Math 389 Winter 2014

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Explorations in Mathematics

This course is not like any other in the mathematics department. The course is designed to show you how new mathematics is actually created: how to take a problem, make models and guesses, experiment with them, and search for underlying structure. It is suitable for students at many levels. This course serves also to develop useful skills, including how to write and typeset a math paper, making an oral presentation, and computing with a mathematics software system such as Mathematica or Maple.

The class will be split into groups, typically of 3 students, who will choose a project, work on it, and submit a written report describing their findings. We will also have oral reports of some of the projects. Often, though not necessarily always, your research will involve computer experiments. Findings should be stated precisely, either as facts or as conjectures; proofs will be viewed favorably, but are not required.

Topics range from ones that are treated in mathematics books to ones that lead to open problems. Few are well defined. In contrast to homework assignments for your other classes, you will not be told precisely what to compute or to prove. The topics have been chosen because they display interesting phenomena, but we do not necessarily have a particular result in mind. And if we did, you might discover something else.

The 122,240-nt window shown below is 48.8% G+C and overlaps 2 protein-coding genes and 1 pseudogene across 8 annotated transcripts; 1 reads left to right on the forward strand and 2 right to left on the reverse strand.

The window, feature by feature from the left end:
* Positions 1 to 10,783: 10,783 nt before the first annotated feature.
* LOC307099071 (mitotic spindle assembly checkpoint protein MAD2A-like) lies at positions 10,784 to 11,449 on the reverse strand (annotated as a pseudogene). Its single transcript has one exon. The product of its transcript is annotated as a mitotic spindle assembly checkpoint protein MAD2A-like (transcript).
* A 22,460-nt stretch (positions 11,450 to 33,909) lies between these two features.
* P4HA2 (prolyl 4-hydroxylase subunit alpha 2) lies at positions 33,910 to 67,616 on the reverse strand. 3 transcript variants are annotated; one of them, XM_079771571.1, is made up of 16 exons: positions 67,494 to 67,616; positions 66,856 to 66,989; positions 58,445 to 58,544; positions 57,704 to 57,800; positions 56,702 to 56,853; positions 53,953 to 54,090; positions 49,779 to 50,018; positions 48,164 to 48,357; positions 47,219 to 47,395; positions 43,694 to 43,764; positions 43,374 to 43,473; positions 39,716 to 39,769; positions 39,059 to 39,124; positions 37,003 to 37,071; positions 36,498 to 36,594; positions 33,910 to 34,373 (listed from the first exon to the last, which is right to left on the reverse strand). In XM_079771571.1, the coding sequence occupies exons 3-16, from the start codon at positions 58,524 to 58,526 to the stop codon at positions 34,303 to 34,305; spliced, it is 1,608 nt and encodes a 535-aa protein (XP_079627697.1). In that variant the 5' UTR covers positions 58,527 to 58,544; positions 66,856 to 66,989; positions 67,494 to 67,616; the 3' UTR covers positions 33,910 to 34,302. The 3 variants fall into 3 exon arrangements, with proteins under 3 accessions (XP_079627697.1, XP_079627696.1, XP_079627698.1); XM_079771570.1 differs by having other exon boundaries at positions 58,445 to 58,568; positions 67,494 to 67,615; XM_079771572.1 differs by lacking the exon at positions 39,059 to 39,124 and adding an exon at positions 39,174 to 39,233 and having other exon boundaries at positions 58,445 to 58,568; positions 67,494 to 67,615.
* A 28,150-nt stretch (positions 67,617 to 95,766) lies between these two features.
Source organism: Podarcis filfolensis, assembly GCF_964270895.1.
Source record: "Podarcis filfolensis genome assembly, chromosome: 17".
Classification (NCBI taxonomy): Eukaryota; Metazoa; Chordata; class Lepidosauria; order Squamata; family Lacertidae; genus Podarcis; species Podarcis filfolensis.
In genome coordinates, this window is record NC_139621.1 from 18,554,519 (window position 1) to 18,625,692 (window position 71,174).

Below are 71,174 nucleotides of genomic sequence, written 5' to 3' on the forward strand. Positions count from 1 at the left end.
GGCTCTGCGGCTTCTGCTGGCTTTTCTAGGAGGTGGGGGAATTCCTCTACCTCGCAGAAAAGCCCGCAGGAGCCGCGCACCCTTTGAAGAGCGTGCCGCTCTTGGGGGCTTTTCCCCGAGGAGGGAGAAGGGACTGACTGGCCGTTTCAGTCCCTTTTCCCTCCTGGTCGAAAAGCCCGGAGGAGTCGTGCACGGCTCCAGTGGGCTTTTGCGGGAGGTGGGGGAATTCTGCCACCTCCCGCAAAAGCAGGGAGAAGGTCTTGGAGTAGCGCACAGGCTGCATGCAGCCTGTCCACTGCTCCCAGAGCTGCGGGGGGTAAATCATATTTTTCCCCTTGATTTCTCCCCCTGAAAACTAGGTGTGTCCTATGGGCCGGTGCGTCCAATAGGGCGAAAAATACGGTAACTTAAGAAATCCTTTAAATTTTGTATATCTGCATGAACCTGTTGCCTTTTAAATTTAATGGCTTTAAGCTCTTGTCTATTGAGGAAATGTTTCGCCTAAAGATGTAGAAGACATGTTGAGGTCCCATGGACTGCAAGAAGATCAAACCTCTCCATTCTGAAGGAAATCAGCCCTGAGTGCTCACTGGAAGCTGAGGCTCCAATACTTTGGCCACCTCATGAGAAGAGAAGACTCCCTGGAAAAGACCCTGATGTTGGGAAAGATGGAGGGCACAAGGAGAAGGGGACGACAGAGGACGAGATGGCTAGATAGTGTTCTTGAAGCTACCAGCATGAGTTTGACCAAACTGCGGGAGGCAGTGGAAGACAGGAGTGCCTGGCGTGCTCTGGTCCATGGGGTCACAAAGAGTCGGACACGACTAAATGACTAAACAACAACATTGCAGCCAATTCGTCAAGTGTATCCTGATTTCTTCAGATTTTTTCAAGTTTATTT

There will be no examinations. Your grade will be based on the quality of your team's project work and on the quality of its written reports, weighted approximately equally. The class will meet as a group once a week, Wednesday 5:00 --6:30 pm in the computer lab in East Hall, B743. In addition, staff will be available for consultation in East Hall B743 from 5:00pm --- 7:00pm Monday through Friday. Teams will typically meet once a week during these other hours. Organizational details including a timetable for the projects (assuming three lab projects) are given on the calendar. The number of projects to be completed by each group during the term will be discussed at the opening meeting; it will be either three projects or two (longer) projects.

This course is modelled after one designed by Prof. Mike Artin at M. I. T. It has projects suitable for various levels of experience.


There are no formal prerequisites, though the course needs an ability to think mathematically. Students should have taken the equivalent of three college level mathematics courses, although talented freshman have successfully taken the course. Familiarity with a computer program suitable for mathematical modeling is recommended, but not required. There is no course text. You will need an override from the math department to register. This course counts as one of the four electives required for an honors degree.


Jeff Lagarias [uniqname: lagarias]
Morgan Brown [uniqname: morganvb]
Xander Flood (Undergraduate) [uniqname: TBA]
Corey Taylor (Undergraduate) [uniqname: TBA ]